En EspaŅol

Q. Who is Mr. Smarty Plants?

A: There are those who suspect Wildflower Center volunteers are the culpable and capable culprits. Yet, others think staff members play some, albeit small, role. You can torture us with your plant questions, but we will never reveal the Green Guru's secret identity.

Help us grow by giving to the Plant Database Fund or by becoming a member

Did you know you can access the Native Plant Information Network with your web-enabled smartphone?

Share

Ask Mr. Smarty Plants

Ask Mr. Smarty Plants is a free service provided by the staff and volunteers at the Lady Bird Johnson Wildflower Center.

Search Smarty Plants
    
 
See a list of all Smarty Plants questions
Can't find the answer in our existing FAQs, submit a question to Mr. Smarty Plants.
Need help with plant identification, visit the plant identification page.
 
rate this answer
Not Yet Rated

Tuesday - April 01, 2008

From: Omaha, NE
Region: Midwest
Topic: Diseases and Disorders, Shrubs
Title: Reason for die-back of native Mahonia repens
Answered by: Barbara Medford

QUESTION:

I have several mahonia repens plants planted on my property. This is the third spring for them and I have noticed that they look like they might be dying out. The leaves have turned brown and are curled. Some of the plants have actually lost their leaves. Are they in fact dying or was it some kind of winter kill?

ANSWER:

Mahonia repens (creeping barberry) has medium water use. Overwatering and lack of water can both cause the type of damage you are asking about. According to the USDA Plant Profile on this plant, it is naturally located only in the northwest corner of Nebraska. Since Douglas County is on the eastern edge of Nebraska, there may be a soil issue involved. Mahonia repens does best in rich sandy, chalky or granitic soils, which may not be available in eastern Nebraska.

Mahonia is susceptible to rusts and leaf spots. Chlorosis (lack of iron) can be a problem in acidic soils. Leaf scorch may occur in winter, especially when plants are grown in exposed areas. Occasional insect visitors include aphids, scale and whitefly.

This University of Nebraska-Lincoln Extension County Offices website will give you contact information for the Douglas County extension offices, which can probably give you more definite information on the type of problem you are having, and whether it is something that can be fixed.


Mahonia repens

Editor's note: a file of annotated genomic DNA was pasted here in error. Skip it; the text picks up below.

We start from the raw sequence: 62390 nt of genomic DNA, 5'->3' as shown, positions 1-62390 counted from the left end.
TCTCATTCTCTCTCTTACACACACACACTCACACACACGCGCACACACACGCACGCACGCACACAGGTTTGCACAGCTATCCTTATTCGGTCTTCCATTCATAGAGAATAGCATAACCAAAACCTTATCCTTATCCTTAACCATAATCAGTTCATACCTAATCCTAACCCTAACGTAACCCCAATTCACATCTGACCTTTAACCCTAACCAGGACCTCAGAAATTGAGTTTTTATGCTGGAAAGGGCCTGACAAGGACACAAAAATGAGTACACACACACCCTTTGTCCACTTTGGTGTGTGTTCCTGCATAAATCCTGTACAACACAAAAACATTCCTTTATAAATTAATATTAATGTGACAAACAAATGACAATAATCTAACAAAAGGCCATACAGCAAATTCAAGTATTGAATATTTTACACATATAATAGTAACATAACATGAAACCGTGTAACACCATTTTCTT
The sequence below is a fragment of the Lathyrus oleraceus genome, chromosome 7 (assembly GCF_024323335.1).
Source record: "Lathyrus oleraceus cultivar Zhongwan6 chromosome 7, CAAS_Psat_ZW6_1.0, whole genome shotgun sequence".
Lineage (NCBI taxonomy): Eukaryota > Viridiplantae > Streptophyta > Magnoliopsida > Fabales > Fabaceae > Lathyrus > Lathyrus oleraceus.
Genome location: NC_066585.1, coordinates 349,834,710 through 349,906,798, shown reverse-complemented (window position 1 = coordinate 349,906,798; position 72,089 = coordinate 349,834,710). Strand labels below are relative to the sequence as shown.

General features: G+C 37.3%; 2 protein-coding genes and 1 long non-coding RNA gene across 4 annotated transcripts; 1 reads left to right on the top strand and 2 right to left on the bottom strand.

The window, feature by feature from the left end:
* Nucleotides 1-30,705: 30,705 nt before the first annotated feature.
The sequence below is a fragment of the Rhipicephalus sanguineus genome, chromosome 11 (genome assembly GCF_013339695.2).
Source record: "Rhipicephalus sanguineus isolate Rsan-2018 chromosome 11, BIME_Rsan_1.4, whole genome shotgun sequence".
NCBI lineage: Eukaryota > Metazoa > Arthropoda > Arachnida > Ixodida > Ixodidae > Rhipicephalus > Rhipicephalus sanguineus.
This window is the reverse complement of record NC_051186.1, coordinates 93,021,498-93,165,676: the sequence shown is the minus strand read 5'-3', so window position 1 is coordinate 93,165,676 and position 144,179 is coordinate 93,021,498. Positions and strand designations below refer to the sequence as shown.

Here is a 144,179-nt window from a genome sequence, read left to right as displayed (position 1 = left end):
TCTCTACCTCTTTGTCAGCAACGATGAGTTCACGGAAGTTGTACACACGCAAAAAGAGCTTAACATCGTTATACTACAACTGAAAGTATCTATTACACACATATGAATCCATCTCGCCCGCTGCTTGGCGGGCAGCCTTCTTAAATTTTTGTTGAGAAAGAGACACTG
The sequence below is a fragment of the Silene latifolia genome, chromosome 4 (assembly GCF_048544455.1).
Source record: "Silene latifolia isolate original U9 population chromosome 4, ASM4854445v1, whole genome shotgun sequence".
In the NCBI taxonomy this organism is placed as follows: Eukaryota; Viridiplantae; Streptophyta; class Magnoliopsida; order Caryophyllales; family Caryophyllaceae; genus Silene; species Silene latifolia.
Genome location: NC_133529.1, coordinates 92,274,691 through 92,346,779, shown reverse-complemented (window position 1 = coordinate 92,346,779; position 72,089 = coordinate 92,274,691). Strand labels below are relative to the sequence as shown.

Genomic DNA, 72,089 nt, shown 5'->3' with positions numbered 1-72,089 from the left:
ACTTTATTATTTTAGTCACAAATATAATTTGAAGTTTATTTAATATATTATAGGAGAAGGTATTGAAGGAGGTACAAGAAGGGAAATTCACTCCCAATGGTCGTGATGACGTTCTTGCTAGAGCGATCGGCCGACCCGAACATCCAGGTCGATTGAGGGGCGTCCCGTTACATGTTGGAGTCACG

Mahonia repens

Mahonia repens

Mahonia repens

 

 

More Shrubs Questions

Native shrubs for wildlife santuary in Georgia
March 27, 2009 - We live south of Atlanta, GA and are trying to have our backyard certified as a Wildlife Sanctuary. Can you suggest native shrubs that thrive in partial sun, are habitats for bird and are deer resist...
view the full question and answer

Lack of Blooms and Low Hanging Limbs on Mountain Laurels
August 06, 2014 - My mountain laurel didn't bloom this year but has a few hard pods on it. It is 9 ft tall but very top heavy with most growth low. I need to prune it a lot at the bottom because it has branches hangi...
view the full question and answer

Identification of small shrub
May 27, 2007 - Need an identity of a small bush, probably native . There is only a single limb sticking out of a large dense evergreen holly. It is deciduous, has opposite ovate entire simple leaves, and clusters o...
view the full question and answer

Sunny and shady lawns from Austin
April 28, 2012 - My front yard has a large bed surrounded by a mix of St. Augustine and Bermuda grass. Last summers heat killed off about 90% of the St. Augustine, which we would like to replace anyway to conserve re...
view the full question and answer

Problems with mountain laurel from Sunrise Beach TX
August 29, 2012 - In Llano Co., TX near lake LBJ, crushed granite type soil - my 4 - 5 year old TX Mtn. Laurels (2), about the size of large wheel barrows, are turning very pale, dropping leaves and on 1 the seed pods ...
view the full question and answer

Smarty Plants's Facebook profile Support the Wildflower Center by Donating Online or Becoming a Member today.

Mr. Smarty Plants wants you to be his Facebook friend. Click the Facebook icon to add yourself to Mr. Smarty Plants list of friends.
E-NEWSLETTER | BECOME A MEMBER | DONATE NOW | MEDIA | SITEMAP
© 2014 Lady Bird Johnson Wildflower Center